I actually have a Google document with the list of poems I read very late at night!

In no particular order:

  • Albert Goldbarth, “Wings”
  • Charles Wright, “Clear Night”
  • Lucie Brock-Broido, “You Have Harnessed Yourself Ridiculously to This World”
  • Edith Sitwell, “Sir Beelzebub”
  • Dana Levin, “Ars Poetica (cocoons)”
  • Brenda Hillman, “Before My Pencil”
  • Anne Carson, “Ghost Q & A”
  • Anne Carson, “Wolf Town”
  • Sylvia Plath, “Edge”
  • Linda Gregg, “New York Address”
  • Gerald Stern, “Behaving Like a Jew”
  • Louise Glück, “Nocturne”
  • Nâzim Hikmet, “Things I Didn’t Know I Loved”
  • Donald Justice, “The Wall”
  • Marie Howe, “Death, The Last Visit”

The Linda Gregg and Gerald Stern poems were added within the last year. The rest are poems I’ve returned to again and again for two decades. Taken together, this list is the body of poems that stun me every single time I reread them. I revisit them while revising my own poetry. They mean so much to me.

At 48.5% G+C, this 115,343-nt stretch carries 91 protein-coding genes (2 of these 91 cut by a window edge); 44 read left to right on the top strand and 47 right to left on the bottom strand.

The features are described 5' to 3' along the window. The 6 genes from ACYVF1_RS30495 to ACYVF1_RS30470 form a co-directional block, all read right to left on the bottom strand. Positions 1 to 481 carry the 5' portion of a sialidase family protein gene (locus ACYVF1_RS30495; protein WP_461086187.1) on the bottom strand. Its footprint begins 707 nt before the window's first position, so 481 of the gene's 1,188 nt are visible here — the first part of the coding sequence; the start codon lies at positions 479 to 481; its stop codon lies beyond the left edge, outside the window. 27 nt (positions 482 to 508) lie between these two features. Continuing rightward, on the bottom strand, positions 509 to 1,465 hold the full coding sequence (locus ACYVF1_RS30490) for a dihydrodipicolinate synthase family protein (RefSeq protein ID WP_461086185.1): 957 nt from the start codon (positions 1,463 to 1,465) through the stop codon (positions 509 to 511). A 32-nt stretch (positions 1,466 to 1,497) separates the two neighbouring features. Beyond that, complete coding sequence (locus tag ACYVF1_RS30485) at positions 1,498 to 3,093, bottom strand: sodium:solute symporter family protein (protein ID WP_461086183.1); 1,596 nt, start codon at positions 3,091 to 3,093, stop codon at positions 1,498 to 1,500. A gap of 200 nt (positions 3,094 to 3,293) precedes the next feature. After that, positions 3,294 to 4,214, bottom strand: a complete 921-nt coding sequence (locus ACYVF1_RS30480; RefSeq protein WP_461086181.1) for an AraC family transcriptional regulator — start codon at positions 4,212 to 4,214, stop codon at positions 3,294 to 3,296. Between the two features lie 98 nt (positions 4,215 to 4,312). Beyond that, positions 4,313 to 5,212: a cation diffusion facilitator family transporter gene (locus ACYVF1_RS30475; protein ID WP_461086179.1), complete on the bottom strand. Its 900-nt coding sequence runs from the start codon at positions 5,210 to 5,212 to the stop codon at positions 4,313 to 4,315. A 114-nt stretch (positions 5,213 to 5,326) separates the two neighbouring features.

As part of your visit to WashU, you’ll take part in a couple of lunch workshops with graduate and undergraduate students. You’ll share tips on compiling books of poetry, applying for fellowships, and navigating the creative process. What do you enjoy most about interacting with students who are just beginning their literary journeys? As they learn from you, what will you learn from them?

The Debut Book exists as this Big Thing I suspect all emerging poets carry in the back of their minds. I relate to this preoccupation because it possessed me during the entire decade I spent making Mass for Shut-Ins.